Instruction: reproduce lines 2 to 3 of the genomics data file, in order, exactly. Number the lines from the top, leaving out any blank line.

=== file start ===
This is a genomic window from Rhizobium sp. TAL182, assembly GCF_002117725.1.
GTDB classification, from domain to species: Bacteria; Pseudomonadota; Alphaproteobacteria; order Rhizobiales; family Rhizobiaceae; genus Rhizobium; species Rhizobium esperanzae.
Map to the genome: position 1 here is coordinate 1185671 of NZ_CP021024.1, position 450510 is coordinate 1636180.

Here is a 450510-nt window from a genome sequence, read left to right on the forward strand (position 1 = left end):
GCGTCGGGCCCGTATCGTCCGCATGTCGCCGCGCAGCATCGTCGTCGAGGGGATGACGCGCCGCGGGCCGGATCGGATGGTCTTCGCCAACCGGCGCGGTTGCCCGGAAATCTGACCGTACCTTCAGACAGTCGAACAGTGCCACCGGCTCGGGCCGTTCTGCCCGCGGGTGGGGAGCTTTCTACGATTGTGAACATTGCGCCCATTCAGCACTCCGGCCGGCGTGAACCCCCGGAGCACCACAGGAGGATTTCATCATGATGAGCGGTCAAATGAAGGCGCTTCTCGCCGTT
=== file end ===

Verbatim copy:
GTDB classification, from domain to species: Bacteria; Pseudomonadota; Alphaproteobacteria; order Rhizobiales; family Rhizobiaceae; genus Rhizobium; species Rhizobium esperanzae.
Map to the genome: position 1 here is coordinate 1185671 of NZ_CP021024.1, position 450510 is coordinate 1636180.